The Power of 25
Think of it as a crash course in aeronautical trivia.
- By The Editors
- Air & Space magazine, May 2011
(Page 4 of 4)
21. Flirt with towering cumulonimbi.
Crashed: Beech 35-B33, Nov. 30, 2008, Homosassa Springs, Florida
22. Take off with frost on the wings.
Crashed: Cessna TU206, May 6, 2009, Bethel, Alaska
23. Inadequately secure a single-engine aircraft before hand-starting it via the propeller.
Ran into airport fence: Piper PA-15, Nov. 30, 2008, Pleasanton, Texas
24. Have a few beers before flying.
Emergency landing: Boeing 717-200, May 12, 2005, Union Star, Missouri
25. Begin any maneuver with the words, “Hey, watch this!”
Way Faster Than a Speeding Bullet
Mach is a relative measure (affected by air density and temperature); in the upper reaches of the atmosphere, Mach 25 is about 17,500 to 19,000 mph. According to a landmark study by DARPA (Defense Advanced Research Projects Agency), the theoretical upper limit of a scramjet is Mach 25. At that speed, a scramjet could take off, reach an altitude of 47 miles, and have enough momentum to glide into orbit around Earth. The space shuttle and most man-made satellites orbit Earth about every 90 minutes, which translates to an orbital velocity of Mach 25.
The 25-and-Under Club
Some airplanes were so special, expensive, or complex that their production runs fell short of 25 airplanes. Some examples: The 1950 Northrop YC-125 Raider utility transport (23 built); the 1970s-era Aérospatiale-British Aircraft Corporation Mach 2 Concorde airliner (20, with 14 entering service) and its Russian counterpart the Tupolev Tu-144 (16); the 1931 Northrop Alpha (17); the 1929 Lockheed Model 8 Sirius (15); the 1960s-era Lockheed A-12 (16); the 1955 Martin P6M SeaMaster (12), and the 1938 Boeing 307 Stratoliner (10).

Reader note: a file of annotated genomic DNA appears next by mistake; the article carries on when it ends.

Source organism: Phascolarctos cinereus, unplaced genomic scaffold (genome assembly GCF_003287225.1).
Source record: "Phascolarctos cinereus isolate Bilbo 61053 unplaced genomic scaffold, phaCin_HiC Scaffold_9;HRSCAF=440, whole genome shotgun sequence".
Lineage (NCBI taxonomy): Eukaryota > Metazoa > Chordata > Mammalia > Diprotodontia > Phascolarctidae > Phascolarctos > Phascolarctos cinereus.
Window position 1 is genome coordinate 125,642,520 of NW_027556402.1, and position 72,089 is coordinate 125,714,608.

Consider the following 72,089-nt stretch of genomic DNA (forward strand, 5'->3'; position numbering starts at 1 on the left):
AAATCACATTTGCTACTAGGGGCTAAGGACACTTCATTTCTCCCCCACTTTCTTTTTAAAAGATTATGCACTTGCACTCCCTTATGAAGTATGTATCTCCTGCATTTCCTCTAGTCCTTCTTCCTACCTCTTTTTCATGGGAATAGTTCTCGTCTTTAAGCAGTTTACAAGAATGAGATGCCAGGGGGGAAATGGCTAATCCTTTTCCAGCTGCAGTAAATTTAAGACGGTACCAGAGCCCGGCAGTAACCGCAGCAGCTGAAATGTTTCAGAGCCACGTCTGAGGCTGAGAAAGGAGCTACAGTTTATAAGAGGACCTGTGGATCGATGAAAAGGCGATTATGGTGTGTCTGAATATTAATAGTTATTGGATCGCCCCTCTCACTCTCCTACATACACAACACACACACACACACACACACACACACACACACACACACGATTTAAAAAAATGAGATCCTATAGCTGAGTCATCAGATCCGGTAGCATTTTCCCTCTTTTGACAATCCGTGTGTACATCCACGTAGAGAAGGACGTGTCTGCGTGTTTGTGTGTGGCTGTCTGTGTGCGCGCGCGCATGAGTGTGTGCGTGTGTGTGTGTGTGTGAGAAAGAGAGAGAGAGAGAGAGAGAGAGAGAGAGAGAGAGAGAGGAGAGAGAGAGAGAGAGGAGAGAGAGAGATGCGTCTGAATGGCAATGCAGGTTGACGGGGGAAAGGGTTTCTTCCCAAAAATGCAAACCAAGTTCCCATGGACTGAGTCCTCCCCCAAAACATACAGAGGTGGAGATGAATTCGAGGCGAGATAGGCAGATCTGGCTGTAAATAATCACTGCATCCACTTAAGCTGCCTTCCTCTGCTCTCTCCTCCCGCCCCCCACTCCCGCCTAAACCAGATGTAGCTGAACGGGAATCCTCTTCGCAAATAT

Twinkle, Twinkle Little Satellite
The 25th satellite to reach Earth orbit, Echo 1, was launched on August 12, 1960. The enormous metallic balloon (also called a “satelloon”) was an experimental NASA communications satellite that functioned as a passive reflector of microwaves, redirecting telephone, radio, and TV signals. It was the first to successfully demonstrate the potential of communication satellites. Because we are sticking to official satellite launch records, we must reluctantly ignore 1957’s Project Thunderwell, in which, several months before Sputnik’s launch, an explosion inadvertently sent a four-inch-thick steel plate (part of an underground nuclear test in Nevada) into orbit.
Is Everybody In?
The first craft to get 25 people into the air at once was Henri Giffard’s huge tethered balloon, which in 1878 lifted 52 giddy Frenchmen and -women at the World’s Fair in Paris. For powered airships, it was the Zeppelin LZ11 Viktoria Luise, which first flew in February 1912, and could carry 25 passengers and a crew of eight. And for powered airplanes, Germany’s Claudius Dornier created the 12-engine, 157-foot-wingspan Do X flying boat, which broke through the 25 mark with 66 passengers. Its first test flight was in July 1929. In October of that year, it hoisted 169 people off of Lake Constance on the border of Austria, Germany, and Switzerland. The current record for most aboard was set during Israel’s evacuation of Ethiopian Jews from Africa in May 1991 in a cargo version of a Boeing 747: 1,122 people—including two babies born on the flight.